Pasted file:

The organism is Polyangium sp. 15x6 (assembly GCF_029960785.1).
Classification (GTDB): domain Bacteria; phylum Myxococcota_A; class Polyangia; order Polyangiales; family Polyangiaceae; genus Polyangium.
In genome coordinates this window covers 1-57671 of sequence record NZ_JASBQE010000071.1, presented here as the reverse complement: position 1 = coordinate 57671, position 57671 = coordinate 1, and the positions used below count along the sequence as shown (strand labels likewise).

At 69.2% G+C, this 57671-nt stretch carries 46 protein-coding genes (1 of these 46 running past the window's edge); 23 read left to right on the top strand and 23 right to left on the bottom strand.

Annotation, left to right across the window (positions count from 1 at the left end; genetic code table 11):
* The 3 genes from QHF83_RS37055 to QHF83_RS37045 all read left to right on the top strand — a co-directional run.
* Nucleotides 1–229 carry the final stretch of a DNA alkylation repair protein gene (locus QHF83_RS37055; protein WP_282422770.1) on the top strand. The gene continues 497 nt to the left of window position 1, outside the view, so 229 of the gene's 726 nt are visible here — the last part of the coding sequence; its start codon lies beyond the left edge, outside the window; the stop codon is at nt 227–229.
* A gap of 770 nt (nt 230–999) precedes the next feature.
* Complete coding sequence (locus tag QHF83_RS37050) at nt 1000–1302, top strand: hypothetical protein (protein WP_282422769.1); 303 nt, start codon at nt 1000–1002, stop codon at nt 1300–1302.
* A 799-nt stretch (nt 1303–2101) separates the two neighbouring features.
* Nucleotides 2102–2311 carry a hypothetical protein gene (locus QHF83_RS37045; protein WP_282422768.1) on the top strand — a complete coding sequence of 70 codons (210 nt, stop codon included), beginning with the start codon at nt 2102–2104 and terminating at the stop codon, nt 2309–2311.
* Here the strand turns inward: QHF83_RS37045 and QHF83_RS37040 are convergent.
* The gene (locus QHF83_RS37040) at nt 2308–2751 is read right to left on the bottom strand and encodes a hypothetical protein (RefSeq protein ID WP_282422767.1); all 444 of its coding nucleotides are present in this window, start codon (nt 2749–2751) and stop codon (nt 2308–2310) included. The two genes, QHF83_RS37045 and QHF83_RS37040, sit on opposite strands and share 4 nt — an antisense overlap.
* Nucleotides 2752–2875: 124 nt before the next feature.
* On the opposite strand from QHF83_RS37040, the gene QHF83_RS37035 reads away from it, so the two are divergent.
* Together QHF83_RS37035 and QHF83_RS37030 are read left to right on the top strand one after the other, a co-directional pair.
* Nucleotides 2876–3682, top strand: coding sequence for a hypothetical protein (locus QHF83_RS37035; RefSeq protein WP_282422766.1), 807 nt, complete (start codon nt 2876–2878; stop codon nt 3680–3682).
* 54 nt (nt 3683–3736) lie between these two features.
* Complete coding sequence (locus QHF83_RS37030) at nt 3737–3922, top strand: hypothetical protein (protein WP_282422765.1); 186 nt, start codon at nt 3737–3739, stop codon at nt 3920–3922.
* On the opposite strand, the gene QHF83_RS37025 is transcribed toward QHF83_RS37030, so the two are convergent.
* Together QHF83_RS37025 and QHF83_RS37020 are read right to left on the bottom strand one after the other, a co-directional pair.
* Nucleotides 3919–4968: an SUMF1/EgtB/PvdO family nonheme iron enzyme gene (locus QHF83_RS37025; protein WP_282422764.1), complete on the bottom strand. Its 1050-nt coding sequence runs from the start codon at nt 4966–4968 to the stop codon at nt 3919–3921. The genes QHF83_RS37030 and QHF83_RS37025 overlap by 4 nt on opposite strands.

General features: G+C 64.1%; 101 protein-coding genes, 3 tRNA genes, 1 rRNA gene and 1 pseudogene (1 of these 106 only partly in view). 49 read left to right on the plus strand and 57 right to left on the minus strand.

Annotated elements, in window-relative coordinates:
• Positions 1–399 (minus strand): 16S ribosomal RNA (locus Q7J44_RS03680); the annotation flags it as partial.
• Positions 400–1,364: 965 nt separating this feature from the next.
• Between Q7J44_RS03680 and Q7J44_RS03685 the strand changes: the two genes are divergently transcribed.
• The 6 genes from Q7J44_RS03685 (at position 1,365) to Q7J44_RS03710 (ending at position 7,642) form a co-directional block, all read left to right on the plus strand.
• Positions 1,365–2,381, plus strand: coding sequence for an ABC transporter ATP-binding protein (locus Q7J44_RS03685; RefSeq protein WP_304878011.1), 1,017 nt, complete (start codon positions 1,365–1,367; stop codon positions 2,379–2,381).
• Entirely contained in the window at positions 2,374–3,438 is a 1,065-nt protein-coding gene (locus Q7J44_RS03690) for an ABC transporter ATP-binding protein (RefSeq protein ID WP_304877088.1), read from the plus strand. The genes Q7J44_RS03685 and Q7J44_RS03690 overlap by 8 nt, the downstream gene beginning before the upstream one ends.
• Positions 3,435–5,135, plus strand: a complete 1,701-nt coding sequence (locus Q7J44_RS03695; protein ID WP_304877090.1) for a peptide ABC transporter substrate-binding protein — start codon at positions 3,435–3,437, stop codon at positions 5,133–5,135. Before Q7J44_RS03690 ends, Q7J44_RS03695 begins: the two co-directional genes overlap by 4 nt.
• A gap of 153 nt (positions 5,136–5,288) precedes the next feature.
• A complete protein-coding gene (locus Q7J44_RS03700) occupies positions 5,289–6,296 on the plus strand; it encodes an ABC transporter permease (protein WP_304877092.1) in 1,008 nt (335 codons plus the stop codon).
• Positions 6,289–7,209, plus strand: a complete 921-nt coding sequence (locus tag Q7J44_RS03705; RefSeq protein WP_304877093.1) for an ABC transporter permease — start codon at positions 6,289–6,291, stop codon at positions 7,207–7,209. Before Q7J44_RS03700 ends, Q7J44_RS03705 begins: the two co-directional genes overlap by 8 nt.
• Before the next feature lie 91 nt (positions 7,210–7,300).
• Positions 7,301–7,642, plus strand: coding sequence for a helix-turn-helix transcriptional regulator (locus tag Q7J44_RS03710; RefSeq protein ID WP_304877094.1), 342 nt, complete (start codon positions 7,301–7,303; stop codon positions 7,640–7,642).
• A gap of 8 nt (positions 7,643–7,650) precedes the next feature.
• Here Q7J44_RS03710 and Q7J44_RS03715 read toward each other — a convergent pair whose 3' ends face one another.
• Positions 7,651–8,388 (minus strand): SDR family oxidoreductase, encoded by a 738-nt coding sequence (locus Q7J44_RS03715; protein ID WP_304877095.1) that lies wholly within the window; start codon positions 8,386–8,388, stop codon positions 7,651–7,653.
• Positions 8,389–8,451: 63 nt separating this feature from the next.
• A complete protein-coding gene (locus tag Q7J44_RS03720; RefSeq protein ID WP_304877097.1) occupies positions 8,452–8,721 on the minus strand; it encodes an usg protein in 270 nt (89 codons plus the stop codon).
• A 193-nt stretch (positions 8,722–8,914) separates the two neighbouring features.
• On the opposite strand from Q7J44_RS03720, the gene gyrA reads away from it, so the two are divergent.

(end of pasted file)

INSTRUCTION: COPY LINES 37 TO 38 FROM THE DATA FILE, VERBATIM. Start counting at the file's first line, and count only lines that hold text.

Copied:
• A gap of 8 nt (positions 7,643–7,650) precedes the next feature.
• Here Q7J44_RS03710 and Q7J44_RS03715 read toward each other — a convergent pair whose 3' ends face one another.